The Return to Normalcy Budget
Here’s a budget idea. No, it’s not perfectly aligned with my theoretical commitments. Is anything out there so aligned with yours? (Didn’t think so!)
My claims here are only (a) it would work (b) without the unrealistic assumptions of the Ryan proposal, or at least I infer, and (c) it’s not in any other way fiscally impossible. It also (d) has good policy consequences, like stabilizing Social Security and reducing the chance of getting stuck in future wars.
We’ll call it the return to normalcy budget. It’s got four basic parts:
- Return to Clinton-era rates of taxation, or at least something like them. As Ezra Klein has noted, this is very likely to happen in any event, because we’d need sixty Senate votes to extend the Bush tax cuts. We’ll just let them expire. As we’ll soon see, our Senators will be busy enough elsewhere.
- Remove the cap on the Social Security payroll tax. Yes, that means raising taxes. Yes, on the rich. Someone call the Koch brothers!
- Cap Medicare spending at GDP plus 1%. This is a doozy, I know. Can we do it? We’ll probably have to, like it or not, in any balanced budget plan.
- Reduce military spending to 1990s levels. In other words, bring the troops home. From everywhere. Let the force shrink by attrition. Cut spending on new weapons systems. Tell the world — much of it industrialized and friendly — that they will have to pay for their own defense, because we can’t afford it anymore. We’ve been doing way more than our fair share for way, way too long, and they can hardly say otherwise.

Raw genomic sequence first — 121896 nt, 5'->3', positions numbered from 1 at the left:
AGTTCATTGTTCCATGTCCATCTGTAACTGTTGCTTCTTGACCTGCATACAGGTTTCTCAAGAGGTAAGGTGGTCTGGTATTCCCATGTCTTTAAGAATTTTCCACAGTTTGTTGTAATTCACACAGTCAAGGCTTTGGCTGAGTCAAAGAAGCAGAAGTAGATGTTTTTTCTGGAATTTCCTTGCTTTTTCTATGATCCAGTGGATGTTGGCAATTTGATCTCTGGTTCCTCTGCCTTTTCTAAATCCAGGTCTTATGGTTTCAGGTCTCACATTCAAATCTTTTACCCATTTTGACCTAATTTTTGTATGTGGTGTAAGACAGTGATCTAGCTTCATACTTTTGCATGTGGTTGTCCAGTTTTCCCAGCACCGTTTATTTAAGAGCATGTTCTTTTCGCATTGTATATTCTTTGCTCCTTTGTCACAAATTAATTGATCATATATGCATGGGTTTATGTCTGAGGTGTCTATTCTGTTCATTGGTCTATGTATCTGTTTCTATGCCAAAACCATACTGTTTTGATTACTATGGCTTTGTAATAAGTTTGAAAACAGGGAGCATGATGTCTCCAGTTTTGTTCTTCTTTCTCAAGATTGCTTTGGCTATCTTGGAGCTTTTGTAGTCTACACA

More or less, the plan would look like this. A Return to Normalcy budget might also include cuts to the Department of Homeland Security, and my policy priorities dictate trying to cut drug interdiction programs, too. These options aren’t given in the Times budget calculator, but they’re not going to make or break the effort anyway.
Also, I’d personally try to go further in cutting military spending than the Times allows, but whatever. Of the different calculators out there, theirs seemed the best suited to illustrate what I’m proposing.
The purpose of this plan is to show that, given what I take to be a completely unmovable American consensus — cuts to social welfare programs must never, ever happen — taxes have to go up. How high? Not very. And we can make those increases even smaller if we also cut defense spending. Do everything in the proposal, and we get budget surpluses. If we’re smart, this time around we’ll spend them on paying down the debt. That way, when the next crisis comes and we need quick credit, we won’t have to worry about getting it.
The 1990s were pretty good, I think we all have to admit. What’s so bad about going back to them? Look homeward, America. Return to normalcy!
 More on the methodology here, but not as much as I’d like.